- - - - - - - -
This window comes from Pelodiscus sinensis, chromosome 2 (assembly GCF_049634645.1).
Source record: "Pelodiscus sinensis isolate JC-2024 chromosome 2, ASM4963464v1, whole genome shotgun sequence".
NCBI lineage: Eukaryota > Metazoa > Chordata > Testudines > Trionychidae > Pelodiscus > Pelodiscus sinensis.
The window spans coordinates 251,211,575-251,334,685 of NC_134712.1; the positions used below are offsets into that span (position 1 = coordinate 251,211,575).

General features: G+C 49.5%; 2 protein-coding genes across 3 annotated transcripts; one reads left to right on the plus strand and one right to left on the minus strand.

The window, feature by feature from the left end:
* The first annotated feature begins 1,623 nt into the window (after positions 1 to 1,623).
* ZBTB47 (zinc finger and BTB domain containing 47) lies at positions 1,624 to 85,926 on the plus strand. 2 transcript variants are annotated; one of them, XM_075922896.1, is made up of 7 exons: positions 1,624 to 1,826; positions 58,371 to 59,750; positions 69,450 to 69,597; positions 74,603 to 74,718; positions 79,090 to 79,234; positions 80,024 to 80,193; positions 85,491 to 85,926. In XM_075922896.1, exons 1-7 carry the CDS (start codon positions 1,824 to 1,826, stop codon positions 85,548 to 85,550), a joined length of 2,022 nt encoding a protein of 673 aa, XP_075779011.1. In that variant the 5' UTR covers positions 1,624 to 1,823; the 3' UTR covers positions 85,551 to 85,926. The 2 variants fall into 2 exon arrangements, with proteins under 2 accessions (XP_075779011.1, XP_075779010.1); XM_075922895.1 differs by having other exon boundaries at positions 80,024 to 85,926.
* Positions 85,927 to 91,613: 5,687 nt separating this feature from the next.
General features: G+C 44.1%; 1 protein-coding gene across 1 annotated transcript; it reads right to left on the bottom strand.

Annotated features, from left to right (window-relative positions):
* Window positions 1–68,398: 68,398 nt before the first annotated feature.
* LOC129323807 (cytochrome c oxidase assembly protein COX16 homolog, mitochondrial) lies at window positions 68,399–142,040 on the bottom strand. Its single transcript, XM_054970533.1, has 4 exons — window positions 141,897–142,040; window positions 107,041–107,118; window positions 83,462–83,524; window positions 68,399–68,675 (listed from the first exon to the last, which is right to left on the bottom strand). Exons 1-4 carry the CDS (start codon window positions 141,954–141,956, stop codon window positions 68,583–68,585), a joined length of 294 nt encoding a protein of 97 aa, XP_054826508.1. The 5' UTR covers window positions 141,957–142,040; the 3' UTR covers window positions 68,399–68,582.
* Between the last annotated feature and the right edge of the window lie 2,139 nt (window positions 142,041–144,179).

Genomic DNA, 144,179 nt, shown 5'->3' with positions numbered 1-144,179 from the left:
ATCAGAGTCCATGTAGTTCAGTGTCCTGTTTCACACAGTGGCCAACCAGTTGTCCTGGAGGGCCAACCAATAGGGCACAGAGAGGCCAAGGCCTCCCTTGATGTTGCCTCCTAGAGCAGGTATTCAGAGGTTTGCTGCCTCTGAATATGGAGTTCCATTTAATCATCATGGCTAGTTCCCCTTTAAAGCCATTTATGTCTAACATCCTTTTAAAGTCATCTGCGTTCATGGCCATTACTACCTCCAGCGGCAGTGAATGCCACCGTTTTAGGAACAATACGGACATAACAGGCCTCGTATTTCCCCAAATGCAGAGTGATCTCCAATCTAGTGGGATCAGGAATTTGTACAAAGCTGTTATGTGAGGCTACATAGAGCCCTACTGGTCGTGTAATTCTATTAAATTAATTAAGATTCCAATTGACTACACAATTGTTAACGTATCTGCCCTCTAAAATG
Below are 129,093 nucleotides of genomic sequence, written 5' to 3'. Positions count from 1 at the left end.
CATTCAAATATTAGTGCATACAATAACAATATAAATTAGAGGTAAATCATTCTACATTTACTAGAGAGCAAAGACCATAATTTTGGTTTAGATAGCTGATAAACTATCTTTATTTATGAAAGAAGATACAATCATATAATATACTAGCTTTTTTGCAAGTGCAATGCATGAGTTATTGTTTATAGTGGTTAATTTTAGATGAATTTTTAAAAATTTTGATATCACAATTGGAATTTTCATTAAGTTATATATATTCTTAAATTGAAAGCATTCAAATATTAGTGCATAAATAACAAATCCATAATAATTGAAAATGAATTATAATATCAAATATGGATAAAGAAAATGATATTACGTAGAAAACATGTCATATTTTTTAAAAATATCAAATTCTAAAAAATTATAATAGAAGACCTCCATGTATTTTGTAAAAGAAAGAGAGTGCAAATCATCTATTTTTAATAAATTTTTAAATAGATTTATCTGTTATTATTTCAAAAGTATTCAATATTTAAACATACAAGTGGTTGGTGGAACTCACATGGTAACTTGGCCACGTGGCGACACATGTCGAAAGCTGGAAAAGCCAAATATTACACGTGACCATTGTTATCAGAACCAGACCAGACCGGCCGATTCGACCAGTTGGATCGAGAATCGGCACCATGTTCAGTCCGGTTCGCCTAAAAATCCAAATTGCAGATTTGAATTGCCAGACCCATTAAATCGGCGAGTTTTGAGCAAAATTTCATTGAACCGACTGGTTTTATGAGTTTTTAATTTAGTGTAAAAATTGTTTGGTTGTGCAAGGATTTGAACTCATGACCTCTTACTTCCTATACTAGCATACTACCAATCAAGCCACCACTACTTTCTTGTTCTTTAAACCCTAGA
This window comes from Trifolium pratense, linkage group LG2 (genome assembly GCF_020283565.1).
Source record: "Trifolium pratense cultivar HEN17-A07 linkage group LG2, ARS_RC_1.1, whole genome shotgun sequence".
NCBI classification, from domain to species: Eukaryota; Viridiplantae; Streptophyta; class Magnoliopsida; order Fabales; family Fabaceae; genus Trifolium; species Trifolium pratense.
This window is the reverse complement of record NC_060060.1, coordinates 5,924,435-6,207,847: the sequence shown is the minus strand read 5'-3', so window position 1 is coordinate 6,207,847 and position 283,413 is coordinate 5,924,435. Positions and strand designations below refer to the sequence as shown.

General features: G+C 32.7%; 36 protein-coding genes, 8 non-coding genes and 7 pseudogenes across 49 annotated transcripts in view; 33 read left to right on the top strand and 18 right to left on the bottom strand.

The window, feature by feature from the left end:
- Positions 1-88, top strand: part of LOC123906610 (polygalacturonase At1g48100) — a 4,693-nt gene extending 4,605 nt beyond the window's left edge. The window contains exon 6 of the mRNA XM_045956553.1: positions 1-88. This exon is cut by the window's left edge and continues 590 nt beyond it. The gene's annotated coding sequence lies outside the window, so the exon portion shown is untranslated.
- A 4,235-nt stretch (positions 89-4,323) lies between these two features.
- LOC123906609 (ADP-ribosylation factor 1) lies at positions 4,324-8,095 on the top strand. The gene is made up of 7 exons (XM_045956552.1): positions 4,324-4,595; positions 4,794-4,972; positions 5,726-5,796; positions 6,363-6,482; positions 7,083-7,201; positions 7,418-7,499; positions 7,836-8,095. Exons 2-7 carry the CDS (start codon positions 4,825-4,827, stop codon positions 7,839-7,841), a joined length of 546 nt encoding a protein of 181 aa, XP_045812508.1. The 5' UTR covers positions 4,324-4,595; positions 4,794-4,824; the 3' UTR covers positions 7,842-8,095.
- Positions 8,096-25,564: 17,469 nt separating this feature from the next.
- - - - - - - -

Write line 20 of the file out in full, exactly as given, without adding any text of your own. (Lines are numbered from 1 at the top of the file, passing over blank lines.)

Source record: "Trifolium pratense cultivar HEN17-A07 linkage group LG2, ARS_RC_1.1, whole genome shotgun sequence".